Language: The official language in Indonesia is Bahasa Indonesian. However, Balinese speak the language of their mother island, Balinese. English is the common "third" language and the most popular foreign language by far.
Time: UTC/GMT +6
Tax: VAT 10%, 15%, 21%
Electricity: Voltage 230 V, Frequency: 50 Hz. Power sockets: type C / F. In Bali and Indonesia you can expect the 2 pin socket and plug as used in larger parts of Europe. The pins are round, not flat or rectangular.
If you come from Australia, Japan, USA, Malaysia, UK, Canada, Singapore, and some countries in Africa you will most likely simply need a plug adapter. Otherwise the plugs for your electrical appliances will not fit into the "Bali Socket", although the voltage should be okay.
Measures: Metric System
Tipping: This is not common practice. Sales tax in restaurants ranges from 10% – 15% – 21%, depending on the class of the restaurant. In addition, service charge of 5% is also sometimes added. However, if you are feeling extra generous you can tip extra by just leaving coins on the table for the waiting staff.
Emergency Telephone: 112 (like 911). Ambulance = 118. Search & Rescue = 111, 115, 151. Police = 110. Fire Department = 113
Business hours: Government offices in the city are open from 8:00am to 4:00pm
The Climate in Indonesia is almost entirely tropical. Temperatures in the city average 28ºC with average humidity above 70-80%. The rainy season is from November to March. May is one of the best months to visit Indonesia: dry, sunny days are the norm.
Indonesia is constitutionally a secular state, with Islam being the dominant religion in the country. The government recognises only six official religions (Islam, Protestantism, Catholicism, Hinduism, Buddhism and Confucianism), although based on data collected by the Indonesian Conference on Religion and Peace (ICRP), there are about 245 non-official religions in Indonesia.
Money: The Indonesian Rupiah is the currency of Indonesia (IDR).
Credit cards: Credit and debit cards can be used in larger stores, restaurants and hotels in Indonesia. Though it’s still worth carrying cash for smaller transactions at cafes and markets or if you travel to some of the more out of the way or rural areas.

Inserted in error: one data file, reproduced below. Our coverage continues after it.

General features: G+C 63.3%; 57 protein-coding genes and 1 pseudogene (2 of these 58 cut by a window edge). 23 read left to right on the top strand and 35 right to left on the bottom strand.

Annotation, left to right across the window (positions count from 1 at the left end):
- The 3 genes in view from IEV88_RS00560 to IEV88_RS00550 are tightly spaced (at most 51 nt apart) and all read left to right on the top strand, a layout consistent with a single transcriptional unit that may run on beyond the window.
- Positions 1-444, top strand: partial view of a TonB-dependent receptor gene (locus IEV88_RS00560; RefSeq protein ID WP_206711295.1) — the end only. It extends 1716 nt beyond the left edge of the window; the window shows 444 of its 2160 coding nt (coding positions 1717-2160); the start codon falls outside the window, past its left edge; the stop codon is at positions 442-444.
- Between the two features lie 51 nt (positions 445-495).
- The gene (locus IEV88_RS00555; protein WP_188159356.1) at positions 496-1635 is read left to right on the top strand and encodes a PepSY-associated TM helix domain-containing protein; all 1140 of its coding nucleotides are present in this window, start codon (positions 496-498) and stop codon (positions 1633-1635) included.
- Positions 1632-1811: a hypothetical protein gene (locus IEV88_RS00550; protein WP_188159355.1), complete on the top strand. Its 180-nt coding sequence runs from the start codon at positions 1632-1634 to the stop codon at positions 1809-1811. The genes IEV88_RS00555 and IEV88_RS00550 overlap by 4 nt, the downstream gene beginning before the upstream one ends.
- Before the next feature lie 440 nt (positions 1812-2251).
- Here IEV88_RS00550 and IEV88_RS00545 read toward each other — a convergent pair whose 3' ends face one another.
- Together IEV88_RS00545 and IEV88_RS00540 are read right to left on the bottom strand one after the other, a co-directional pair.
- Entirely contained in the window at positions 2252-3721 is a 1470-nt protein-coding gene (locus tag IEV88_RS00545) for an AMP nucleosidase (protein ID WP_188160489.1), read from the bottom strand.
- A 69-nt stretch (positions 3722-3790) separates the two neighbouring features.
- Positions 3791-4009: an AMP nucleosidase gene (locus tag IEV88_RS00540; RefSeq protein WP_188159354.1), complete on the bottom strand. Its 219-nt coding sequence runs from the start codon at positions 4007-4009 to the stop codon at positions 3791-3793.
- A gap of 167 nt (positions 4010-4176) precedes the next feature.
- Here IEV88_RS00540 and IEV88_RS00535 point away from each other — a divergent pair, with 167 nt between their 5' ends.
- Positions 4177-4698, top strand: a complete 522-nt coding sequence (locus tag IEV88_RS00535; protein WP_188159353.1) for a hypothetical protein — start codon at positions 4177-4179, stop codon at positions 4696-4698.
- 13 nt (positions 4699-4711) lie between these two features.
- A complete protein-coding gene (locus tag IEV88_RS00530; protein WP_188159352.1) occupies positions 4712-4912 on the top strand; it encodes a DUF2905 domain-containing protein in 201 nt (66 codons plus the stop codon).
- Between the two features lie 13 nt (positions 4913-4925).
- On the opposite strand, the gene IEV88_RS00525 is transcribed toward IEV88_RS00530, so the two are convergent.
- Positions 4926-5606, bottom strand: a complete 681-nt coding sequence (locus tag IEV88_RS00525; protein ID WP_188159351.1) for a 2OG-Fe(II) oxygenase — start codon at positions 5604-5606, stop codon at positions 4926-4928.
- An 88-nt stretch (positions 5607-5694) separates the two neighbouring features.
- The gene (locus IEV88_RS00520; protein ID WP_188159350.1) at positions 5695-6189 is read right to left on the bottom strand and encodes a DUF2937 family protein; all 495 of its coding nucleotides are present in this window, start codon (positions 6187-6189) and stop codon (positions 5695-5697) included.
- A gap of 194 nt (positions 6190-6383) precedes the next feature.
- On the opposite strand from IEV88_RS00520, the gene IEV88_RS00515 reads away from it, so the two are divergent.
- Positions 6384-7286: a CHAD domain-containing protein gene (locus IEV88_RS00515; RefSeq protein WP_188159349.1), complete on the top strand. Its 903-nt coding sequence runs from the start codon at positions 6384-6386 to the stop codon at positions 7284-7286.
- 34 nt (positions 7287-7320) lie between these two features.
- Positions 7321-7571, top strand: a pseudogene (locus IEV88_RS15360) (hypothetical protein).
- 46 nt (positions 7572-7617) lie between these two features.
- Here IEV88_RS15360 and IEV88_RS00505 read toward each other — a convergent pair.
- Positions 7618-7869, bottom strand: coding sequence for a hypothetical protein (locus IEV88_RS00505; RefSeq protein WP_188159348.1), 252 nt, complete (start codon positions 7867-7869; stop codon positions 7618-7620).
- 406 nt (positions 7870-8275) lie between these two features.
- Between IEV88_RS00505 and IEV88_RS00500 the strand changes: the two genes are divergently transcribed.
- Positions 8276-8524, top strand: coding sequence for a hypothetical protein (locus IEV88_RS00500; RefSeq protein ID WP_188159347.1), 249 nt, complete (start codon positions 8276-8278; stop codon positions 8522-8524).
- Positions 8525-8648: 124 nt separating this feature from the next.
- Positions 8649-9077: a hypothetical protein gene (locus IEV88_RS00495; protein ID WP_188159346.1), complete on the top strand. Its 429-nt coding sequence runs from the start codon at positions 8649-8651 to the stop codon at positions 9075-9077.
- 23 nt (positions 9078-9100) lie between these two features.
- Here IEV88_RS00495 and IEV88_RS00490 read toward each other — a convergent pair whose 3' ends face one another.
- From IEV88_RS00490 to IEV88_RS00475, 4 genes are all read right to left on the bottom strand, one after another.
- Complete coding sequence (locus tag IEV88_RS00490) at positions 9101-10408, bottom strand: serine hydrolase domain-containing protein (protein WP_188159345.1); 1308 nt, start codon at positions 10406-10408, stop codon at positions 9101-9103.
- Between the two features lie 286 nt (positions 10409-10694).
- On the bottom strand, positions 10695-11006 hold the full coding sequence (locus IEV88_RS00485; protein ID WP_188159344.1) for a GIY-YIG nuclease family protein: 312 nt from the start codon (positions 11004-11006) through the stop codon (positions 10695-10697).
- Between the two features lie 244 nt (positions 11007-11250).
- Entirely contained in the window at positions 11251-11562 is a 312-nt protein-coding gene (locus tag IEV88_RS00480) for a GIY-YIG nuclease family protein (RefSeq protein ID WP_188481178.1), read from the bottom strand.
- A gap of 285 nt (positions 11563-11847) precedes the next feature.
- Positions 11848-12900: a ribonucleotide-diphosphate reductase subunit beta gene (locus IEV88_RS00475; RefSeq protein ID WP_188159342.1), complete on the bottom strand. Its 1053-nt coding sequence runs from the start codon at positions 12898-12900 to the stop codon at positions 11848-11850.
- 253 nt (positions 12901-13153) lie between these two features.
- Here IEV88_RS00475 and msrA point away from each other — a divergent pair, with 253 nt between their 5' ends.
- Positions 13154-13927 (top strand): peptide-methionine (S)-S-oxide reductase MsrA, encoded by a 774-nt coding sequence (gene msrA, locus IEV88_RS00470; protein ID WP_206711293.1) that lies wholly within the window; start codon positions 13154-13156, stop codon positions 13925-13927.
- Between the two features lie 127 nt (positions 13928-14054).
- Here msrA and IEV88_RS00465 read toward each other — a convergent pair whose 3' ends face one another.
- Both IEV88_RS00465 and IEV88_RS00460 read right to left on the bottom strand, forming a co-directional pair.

ATMs: ATMs are common in the larger cities and tourist spots. If you want to change cash, use a moneychanger as they offer better rates than banks or airports.
Pickpockets: On the whole Bali is a safe city but as with all major capitals, watch out for pickpockets.
Pavements: Be careful of uneven pavements which have a tendency to trip up an unsuspecting visitor.
Credit card: When paying by credit card, ensure it is kept in plain sight. The card should not need to be taken away to process your bill.
Car driving: Cars drive on the left side of the road as per the UK, Australia etc.
Health and vaccinations
Vaccinations: No vaccinations are required to enter Indonesia but for the yellow fever. Please check with your GP as to what they recommend.
Zica virus: There is a risk of Zica virus in Indonesia. Many people infected with Zika virus do not get sick or only have mild symptoms. However, infection during pregnancy can cause severe birth defects. For more information, please click here.
Water: It is mostly preferred to drink bottled water. Only drink bottled water with the seal intact and avoid ice at road stalls as it’s not usually stored hygienically.
For more information: wwwnc.cdc.gov/travel/destinations/traveler/none/indonesia
Manners and etiquette
Handshake: When meeting someone for the first time, a handshake is normally used. Due to the Islamic culture of Bali, this is normally between people of the same gender. A handshake can be reciprocated if the woman offers her hand to the man, but not vice versa.
Behaviour: Behaving appropriately in public is extremely important in Bali. Overt displays of affection such as kissing or hugging are to be avoided.
Temples and mosques: Remove shoes before entering mosques and temples.
Bear in mind: Do not point at anything with your feet as feet are seen to be the lowliest part of the body. Furthermore, do not touch anyone on the head as it is considered the most sacred part of the body.
Dress code during the meeting
Dress code: Business
For men: tie and jacket required
For women: suits, trousers, jackets, skirts and dresses that, while not formal, are appropriate for a business environment
Cell phones: to be turned off or turned to silent at all times.
One to Ones: please make sure you are prepared for your one to one meetings.